#2: Washington Black by Esi Edugyan is a good old-fashioned adventure story about a slave who gets the chance to leave his Barbados sugar plantation behind when he becomes an assistant to an abolitionist inventor, Christopher “Titch” Wilde. Wash discovers a talent for drawing and a love for marine life and pursues these joint interests in the disparate places where life takes him. Part One was much my favorite; none of what followed quite matched it in depth or pace. Still, I enjoyed following along on Wash’s escapades, and I wouldn’t mind seeing this take the prize – it would be great to see a woman of color win.
#3: The Mars Room by Rachel Kushner: Kushner is well respected, though I’ve failed to get on with her fiction before. An inside look at the prison system, this could be sufficiently weighty and well-timed to win.
#4: Everything Under by Daisy Johnson: A myth-infused debut novel about a mother and daughter. On my library stack to read next, and the remaining title from the shortlist I’m most keen to read.
#5: The Long Take by Robin Robertson: A novel, largely in verse, about the aftermath of war service. Also on my library stack. Somewhat experimental forms like this grab Booker attention, but this might be too under-the-radar to win.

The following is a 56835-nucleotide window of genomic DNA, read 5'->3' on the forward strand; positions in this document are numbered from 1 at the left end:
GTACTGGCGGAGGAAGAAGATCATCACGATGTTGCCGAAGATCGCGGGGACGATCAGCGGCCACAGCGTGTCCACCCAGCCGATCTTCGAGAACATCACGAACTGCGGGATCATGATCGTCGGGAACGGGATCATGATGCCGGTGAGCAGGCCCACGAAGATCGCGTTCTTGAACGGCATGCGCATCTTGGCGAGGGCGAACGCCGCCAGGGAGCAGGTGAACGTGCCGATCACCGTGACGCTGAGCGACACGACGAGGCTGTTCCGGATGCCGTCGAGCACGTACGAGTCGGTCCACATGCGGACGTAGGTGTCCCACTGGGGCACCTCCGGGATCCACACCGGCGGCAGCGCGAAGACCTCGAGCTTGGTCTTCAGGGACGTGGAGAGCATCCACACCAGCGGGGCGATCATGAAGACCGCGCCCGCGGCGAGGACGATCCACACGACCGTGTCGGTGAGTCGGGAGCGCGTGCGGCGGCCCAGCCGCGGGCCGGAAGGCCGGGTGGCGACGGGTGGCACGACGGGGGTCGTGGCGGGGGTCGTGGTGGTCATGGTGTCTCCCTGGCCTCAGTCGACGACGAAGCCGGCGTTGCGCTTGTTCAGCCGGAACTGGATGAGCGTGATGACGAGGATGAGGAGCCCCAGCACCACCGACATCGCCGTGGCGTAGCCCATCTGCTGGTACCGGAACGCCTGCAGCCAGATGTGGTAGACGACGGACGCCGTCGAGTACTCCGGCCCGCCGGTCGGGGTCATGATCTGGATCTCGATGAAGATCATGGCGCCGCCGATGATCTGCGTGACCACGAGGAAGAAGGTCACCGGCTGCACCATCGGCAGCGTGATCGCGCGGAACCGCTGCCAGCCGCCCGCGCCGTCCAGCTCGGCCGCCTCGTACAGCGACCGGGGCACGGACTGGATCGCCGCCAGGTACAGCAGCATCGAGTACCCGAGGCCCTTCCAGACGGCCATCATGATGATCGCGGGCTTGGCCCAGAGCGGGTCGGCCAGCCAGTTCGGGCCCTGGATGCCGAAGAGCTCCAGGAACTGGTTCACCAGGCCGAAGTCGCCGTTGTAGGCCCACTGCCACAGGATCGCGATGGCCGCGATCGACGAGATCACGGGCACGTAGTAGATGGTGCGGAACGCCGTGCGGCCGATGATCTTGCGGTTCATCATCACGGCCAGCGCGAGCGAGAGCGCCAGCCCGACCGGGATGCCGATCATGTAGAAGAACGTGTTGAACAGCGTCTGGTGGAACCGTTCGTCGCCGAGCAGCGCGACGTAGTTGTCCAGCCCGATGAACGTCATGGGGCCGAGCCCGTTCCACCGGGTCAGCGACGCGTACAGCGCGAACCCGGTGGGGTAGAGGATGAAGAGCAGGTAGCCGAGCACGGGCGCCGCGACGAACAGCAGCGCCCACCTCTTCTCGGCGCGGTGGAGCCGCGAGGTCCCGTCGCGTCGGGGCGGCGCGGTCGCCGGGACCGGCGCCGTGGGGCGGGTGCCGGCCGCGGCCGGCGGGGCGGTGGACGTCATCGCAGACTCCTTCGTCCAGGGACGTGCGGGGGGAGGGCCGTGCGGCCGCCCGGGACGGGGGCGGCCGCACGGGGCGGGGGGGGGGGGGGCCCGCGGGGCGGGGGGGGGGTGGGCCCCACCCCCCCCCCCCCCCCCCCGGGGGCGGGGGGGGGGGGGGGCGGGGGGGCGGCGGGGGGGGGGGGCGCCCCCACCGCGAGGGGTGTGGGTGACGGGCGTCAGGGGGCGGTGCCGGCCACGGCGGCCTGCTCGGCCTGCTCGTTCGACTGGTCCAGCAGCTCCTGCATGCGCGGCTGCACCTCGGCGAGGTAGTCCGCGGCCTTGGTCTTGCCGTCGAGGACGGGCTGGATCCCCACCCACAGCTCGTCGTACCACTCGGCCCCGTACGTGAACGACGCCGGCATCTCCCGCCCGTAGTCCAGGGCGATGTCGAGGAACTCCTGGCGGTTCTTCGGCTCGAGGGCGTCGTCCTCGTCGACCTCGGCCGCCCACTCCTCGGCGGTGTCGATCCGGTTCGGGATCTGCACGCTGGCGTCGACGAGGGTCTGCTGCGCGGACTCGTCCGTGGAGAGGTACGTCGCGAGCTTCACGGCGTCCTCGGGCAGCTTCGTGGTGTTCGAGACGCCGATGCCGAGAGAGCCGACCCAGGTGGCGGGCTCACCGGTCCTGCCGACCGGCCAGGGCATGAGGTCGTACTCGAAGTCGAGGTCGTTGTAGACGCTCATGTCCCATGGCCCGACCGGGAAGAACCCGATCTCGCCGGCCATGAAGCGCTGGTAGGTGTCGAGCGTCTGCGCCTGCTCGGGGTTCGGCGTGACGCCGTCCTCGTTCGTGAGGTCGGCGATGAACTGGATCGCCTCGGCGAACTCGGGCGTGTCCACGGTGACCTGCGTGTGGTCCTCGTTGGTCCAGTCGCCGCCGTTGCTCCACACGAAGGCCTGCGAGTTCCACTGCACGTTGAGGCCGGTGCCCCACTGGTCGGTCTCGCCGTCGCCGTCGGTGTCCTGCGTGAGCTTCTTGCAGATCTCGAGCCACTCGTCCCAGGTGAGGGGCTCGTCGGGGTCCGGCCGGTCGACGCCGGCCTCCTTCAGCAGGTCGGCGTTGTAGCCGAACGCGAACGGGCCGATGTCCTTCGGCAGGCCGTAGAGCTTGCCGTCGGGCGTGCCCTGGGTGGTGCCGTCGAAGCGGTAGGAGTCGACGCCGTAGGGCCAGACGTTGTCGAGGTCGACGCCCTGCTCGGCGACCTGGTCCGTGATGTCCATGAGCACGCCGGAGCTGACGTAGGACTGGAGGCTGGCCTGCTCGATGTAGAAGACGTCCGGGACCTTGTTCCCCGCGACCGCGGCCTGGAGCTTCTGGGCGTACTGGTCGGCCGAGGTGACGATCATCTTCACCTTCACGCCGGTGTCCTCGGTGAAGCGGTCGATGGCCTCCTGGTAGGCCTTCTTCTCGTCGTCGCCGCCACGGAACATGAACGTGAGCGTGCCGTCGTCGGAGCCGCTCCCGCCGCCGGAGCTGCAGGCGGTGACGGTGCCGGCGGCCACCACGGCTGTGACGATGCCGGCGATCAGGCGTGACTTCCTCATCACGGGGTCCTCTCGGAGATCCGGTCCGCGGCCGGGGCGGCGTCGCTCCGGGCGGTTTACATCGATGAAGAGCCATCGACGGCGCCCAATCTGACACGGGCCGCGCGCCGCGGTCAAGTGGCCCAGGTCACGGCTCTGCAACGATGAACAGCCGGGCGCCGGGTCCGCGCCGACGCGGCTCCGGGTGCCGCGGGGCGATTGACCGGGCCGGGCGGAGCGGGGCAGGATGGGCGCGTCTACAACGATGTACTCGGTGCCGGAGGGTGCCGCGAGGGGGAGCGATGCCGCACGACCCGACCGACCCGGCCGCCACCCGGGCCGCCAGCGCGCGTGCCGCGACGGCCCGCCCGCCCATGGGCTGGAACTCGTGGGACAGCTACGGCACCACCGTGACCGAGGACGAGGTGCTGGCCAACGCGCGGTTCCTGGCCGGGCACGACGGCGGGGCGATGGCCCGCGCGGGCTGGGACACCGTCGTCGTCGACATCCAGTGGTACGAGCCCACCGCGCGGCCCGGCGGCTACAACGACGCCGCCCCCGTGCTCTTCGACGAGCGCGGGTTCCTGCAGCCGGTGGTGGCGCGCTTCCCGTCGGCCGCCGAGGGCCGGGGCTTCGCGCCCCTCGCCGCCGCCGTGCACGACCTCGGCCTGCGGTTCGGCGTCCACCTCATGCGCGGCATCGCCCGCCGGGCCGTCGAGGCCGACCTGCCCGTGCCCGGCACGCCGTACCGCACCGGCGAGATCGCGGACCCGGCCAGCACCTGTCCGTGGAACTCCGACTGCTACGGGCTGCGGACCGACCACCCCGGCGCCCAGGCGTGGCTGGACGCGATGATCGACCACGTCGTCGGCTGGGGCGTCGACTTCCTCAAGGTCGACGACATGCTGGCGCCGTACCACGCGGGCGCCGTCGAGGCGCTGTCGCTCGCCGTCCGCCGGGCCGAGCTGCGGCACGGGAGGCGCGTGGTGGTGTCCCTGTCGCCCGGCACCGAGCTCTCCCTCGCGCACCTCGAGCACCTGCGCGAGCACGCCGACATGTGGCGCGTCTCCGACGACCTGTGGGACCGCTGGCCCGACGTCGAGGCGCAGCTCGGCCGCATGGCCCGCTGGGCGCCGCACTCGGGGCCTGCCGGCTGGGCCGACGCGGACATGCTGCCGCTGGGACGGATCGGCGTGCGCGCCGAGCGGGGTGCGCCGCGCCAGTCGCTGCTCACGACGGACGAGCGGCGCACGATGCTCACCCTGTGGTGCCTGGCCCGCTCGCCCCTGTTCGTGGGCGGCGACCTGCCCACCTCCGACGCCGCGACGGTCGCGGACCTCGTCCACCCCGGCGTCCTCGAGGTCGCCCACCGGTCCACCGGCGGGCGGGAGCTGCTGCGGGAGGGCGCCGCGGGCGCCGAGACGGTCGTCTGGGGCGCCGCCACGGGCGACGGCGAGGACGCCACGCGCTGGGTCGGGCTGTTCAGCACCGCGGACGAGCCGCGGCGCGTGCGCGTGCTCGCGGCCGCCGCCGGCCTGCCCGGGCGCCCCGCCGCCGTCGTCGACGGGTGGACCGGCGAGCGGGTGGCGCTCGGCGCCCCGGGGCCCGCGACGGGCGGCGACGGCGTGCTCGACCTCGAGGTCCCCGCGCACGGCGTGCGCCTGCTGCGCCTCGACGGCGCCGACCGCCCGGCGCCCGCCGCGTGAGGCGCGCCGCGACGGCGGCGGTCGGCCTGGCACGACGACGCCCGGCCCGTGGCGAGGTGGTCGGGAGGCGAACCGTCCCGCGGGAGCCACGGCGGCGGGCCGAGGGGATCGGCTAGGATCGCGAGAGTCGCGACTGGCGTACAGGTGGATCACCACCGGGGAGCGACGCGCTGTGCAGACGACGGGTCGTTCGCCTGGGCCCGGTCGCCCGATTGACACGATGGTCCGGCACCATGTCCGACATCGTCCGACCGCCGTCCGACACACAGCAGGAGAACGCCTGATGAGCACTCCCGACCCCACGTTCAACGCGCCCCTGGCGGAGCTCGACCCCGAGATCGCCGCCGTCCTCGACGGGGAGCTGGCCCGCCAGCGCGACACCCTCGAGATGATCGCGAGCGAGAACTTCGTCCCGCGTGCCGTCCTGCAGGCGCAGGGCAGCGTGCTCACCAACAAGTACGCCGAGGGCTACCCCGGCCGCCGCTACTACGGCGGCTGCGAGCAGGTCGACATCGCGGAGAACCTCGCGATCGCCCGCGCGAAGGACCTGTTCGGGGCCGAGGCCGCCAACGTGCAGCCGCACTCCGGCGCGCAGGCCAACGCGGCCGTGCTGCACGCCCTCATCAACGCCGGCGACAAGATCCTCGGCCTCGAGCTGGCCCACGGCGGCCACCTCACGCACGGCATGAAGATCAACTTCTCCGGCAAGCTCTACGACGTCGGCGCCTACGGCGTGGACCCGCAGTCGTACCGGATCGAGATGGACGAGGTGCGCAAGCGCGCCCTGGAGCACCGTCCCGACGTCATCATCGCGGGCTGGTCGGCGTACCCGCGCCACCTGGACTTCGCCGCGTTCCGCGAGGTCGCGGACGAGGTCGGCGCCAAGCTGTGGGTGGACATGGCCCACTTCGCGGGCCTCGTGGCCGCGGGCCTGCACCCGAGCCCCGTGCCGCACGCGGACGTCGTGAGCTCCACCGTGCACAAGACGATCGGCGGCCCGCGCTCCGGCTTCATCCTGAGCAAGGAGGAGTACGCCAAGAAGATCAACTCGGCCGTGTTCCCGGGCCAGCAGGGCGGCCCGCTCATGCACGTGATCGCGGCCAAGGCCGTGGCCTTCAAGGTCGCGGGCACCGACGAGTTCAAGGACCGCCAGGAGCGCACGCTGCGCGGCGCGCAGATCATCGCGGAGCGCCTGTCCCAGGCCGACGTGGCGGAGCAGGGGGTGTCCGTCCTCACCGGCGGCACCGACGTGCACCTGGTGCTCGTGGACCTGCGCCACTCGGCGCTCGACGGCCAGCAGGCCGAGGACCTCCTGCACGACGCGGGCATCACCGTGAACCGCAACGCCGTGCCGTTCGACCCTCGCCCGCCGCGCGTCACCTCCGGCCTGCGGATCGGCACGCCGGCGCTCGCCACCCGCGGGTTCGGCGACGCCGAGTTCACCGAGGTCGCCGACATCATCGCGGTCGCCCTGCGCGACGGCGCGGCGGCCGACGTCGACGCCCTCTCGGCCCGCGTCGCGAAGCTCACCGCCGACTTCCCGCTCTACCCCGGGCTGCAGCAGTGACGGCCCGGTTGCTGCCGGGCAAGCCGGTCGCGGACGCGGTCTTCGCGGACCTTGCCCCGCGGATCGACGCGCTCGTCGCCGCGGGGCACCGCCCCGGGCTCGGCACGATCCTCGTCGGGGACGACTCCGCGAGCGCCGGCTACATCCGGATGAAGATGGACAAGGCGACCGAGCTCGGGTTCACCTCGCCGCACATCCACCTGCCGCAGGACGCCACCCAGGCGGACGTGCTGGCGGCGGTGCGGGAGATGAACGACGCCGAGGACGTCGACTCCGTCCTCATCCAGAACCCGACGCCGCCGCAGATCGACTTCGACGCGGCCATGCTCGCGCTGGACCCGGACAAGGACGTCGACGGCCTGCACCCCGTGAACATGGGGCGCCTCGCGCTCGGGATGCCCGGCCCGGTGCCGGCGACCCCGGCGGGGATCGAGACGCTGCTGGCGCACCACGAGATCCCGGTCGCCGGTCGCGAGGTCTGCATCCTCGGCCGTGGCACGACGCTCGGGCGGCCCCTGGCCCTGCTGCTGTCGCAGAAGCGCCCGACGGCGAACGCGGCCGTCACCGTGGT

#6: Milkman by Anna Burns: Set in Belfast during the Troubles or a dystopian future? From my Goodreads friends’ reviews this sounds wooden and overwritten. Like the Kushner, I’d consider reading it if it wins but probably not otherwise.
Do you follow the Booker Prize? Which novel do you expect to win?
Since May I’ve been posting my occasional reading coincidences on Twitter and/or Instagram. This is when two or more books that I’m reading at the same time or in quick succession have something pretty bizarre in common. Because I have so many books on the go at once – usually between 10 and 20 – I guess I’m more prone to such serendipitous incidents. What’s the weirdest one you’ve had lately? (The following are in rough chronological order.)
Two historical novels set (partially) among the slaves of Martinique and featuring snippets of Creole (Patrick Chamoiseau’s Slave Old Man and Jane Harris’s Sugar Money)
A book about epilepsy and a conductor’s memoir, followed by a novel with a conductor character and another who has seizures (Suzanne O’Sullivan’s Brainstorm and Lev Parikian’s Why Do Birds Suddenly Disappear? to Caoilinn Hughes’s Orchid & the Wasp)
Two characters mistake pregnancy for cholera (in Alexandra Fuller’s Leaving Before the Rains Come and W. Somerset Maugham’s The Painted Veil)
Two characters are reading Ursula K. Le Guin’s The Left Hand of Darkness (in Lily Brooks-Dalton’s Good Morning, Midnight and Julie Buntin’s Marlena) … I’ve since tried again with Le Guin’s book myself, but it’s so dry I can only bear to skim it.
Two memoirs by Iranian-American novelists with mental health and drug use issues (Porochista Khakpour’s Sick and Afarin Majidi’s Writing and Madness in a Time of Terror)